15.  Does any animal research result in the animals being returned to the wild?  Not in biomedical research; however, conservation efforts and other types of animal research may allow the animal to be released back into the wild. There are different kinds of research (not biomedical research) that use wild animals (for example: researching methods to have elephant tusks grow back; or other animal conservation-type research) - in this type of research, animals are probably released back into the wild.

16.  Are animals tested on repeatedly? Only if it is scientifically justified. In most cases, animals are only used for one research project.

 

17.  What are the regulations about cage size? The Animal Welfare Act Regulations and the PHS Policy (through a document called "The Guide for the Care and Use of Laboratory Animals") have detailed requirements for cage sizes of laboratory animals. At the very least, animals must be able to perform species-specific behavior and stand up, turn around, and rest comfortably. Most caging provided exceeds the minimal requirements.  Dogs are given special consideration as the law requires that they get a specific amount of exercise - which means they must have a large enclosure or be allowed to run around outside of their enclosure for a certain amount of time each day. Non-human primates are also given sufficient room for species-specific behavior.

 

18.  But what about all the side effects and recalls from drugs that have been tested on animals? If a drug is slated to go through a testing, it first must go through rigorous screening processes using alternative methods to animal research such as computer screening or test tube methods. The animal research part shows how the compound behaves in a living body and if any toxic effects are present before it is delivered to people volunteering in clinical trials.

If there are any issues that are not revealed during initial in-vivo results, they will frequently show up during the animal testing stage if any such problems are present. This is due simply to the nature and limits of the alternative methods themselves. For example, if a substance is given to an animal by mouth it could be modified during the digestion process, making that substance less effective or the opposite could happen the substance may increase in toxicity. These whole body system tests are critical because they will expose any undesirable effects and it can be pinpointed where and how it happened. Because of our bodily system similarities, this reveals to the researchers any undesirable effects that would happen to a person taking the compound as well. This is the whole point to catch any potential issues BEFORE they happen.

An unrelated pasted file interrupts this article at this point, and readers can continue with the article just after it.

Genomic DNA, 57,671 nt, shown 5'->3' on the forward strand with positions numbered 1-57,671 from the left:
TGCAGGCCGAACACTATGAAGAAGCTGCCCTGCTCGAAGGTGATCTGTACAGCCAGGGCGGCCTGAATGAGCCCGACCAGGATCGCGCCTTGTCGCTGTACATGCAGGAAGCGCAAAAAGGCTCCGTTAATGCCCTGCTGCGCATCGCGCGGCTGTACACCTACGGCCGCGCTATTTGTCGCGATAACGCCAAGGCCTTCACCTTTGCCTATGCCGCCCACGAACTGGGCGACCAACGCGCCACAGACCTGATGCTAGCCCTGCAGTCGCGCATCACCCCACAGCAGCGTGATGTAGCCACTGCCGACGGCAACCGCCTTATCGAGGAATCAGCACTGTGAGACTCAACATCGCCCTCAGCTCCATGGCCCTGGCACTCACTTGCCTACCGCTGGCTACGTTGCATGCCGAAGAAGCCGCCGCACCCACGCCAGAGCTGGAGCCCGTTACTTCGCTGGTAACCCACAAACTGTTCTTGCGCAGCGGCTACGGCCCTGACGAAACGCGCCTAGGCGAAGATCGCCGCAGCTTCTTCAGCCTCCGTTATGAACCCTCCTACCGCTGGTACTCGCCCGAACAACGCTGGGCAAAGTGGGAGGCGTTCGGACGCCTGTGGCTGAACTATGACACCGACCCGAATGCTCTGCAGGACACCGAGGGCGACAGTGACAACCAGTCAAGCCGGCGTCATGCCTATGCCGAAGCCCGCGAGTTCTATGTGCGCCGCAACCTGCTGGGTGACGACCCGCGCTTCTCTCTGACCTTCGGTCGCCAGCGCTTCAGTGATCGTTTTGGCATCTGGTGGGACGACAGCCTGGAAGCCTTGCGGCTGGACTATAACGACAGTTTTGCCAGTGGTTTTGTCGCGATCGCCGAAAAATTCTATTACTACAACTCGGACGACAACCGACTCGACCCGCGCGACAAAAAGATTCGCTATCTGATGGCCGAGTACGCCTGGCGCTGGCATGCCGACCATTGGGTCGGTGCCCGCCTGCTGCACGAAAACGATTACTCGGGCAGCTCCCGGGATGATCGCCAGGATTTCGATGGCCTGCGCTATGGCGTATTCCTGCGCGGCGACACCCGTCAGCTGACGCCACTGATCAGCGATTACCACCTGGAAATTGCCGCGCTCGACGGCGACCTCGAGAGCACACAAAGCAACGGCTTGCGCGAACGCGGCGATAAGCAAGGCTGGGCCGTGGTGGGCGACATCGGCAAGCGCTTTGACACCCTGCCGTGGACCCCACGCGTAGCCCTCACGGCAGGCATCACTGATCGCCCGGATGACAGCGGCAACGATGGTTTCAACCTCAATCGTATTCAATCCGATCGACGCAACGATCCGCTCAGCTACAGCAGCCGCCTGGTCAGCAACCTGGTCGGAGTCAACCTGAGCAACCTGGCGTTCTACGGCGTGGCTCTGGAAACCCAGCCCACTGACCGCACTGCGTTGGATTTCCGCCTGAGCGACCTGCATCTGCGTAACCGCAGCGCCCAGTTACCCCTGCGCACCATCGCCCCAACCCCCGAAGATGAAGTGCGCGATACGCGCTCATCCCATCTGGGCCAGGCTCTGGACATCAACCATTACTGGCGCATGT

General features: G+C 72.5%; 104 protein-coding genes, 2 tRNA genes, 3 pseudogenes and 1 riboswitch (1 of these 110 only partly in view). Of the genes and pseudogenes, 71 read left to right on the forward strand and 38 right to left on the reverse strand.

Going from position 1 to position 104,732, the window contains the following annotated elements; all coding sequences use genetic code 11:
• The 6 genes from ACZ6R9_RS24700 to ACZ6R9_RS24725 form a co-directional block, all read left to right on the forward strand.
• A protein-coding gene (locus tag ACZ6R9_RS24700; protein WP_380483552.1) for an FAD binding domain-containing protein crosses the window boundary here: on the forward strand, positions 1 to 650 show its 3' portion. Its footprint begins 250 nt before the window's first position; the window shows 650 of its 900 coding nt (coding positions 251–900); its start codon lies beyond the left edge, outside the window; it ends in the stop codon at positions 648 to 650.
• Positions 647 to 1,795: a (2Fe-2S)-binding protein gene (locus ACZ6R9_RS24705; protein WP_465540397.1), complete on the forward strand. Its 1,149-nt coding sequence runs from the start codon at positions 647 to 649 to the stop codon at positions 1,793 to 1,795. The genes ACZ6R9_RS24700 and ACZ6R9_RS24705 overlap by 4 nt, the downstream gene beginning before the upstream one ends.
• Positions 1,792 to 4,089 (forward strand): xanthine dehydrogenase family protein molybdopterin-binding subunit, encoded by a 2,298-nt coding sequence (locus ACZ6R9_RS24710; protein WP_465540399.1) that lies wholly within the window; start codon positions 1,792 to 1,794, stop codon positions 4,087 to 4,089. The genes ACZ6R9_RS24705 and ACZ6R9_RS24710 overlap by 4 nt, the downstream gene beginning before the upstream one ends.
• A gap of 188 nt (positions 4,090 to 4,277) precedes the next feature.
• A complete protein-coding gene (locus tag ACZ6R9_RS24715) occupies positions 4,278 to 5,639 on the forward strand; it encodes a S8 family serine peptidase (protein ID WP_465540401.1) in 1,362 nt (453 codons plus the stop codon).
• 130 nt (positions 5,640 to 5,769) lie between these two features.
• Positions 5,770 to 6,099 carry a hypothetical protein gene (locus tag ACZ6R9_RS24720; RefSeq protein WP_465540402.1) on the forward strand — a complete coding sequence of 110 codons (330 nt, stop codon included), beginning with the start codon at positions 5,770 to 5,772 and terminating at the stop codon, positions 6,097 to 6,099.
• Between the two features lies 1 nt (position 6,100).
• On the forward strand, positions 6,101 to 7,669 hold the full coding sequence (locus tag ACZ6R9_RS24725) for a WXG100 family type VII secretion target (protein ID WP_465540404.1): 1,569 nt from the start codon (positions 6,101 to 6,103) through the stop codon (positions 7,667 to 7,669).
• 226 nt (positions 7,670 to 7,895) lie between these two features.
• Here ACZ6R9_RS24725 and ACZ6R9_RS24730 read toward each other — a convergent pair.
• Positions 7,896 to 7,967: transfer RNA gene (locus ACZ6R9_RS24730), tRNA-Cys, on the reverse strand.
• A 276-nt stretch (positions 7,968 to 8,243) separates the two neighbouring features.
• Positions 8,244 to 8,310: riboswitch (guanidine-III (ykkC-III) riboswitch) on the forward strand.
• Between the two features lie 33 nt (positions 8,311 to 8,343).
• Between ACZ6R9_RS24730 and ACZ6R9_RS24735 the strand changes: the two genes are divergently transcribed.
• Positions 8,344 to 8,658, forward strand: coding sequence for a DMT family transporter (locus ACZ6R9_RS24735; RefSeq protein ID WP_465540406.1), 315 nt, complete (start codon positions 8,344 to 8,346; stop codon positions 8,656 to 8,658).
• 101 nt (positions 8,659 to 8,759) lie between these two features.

That being said, keep in mind that a new drug or therapy will be tested on approximately 15 times as many clinical trial volunteers as animals. Think about that for just a minute and think about what that means in terms of statistics and numbers. Clinical trials involve testing a potential drug candidate on anywhere from 3000-5,000 volunteers and human patients. If undesirable side effects show up during this stage of the game, then it is very difficult to have discovered it before this during in-vitro or in-vivo testing. Answered by Ashley W** - AllScienceAshley@gmail.com via "All Science All the Time" Facebook page

 

**Ashley W has over 11 years of experience in the biomedical research industry. She earned her B.S. in Animal Science, and she currently works at NC State College of Veterinary Medicine. Ashley is a manager of a Gnotobiotic lab doing research in germ-free mice. She regularly contributes to science-focused social media outlets such as Facebook, Twitter, wiki forums, and as a guest contributor on blogs. Ashley's other interests include education and outreach for the lab animal sciences, researching and learning new topics outside of her comfort zone (currently anything quantum mechanics), stargazing, cooking, and general nerdery. Ashley can be contacted via email at AllScienceAshley@gmail.com. PSBR thanks Ashley for her contributions to this FAQ page!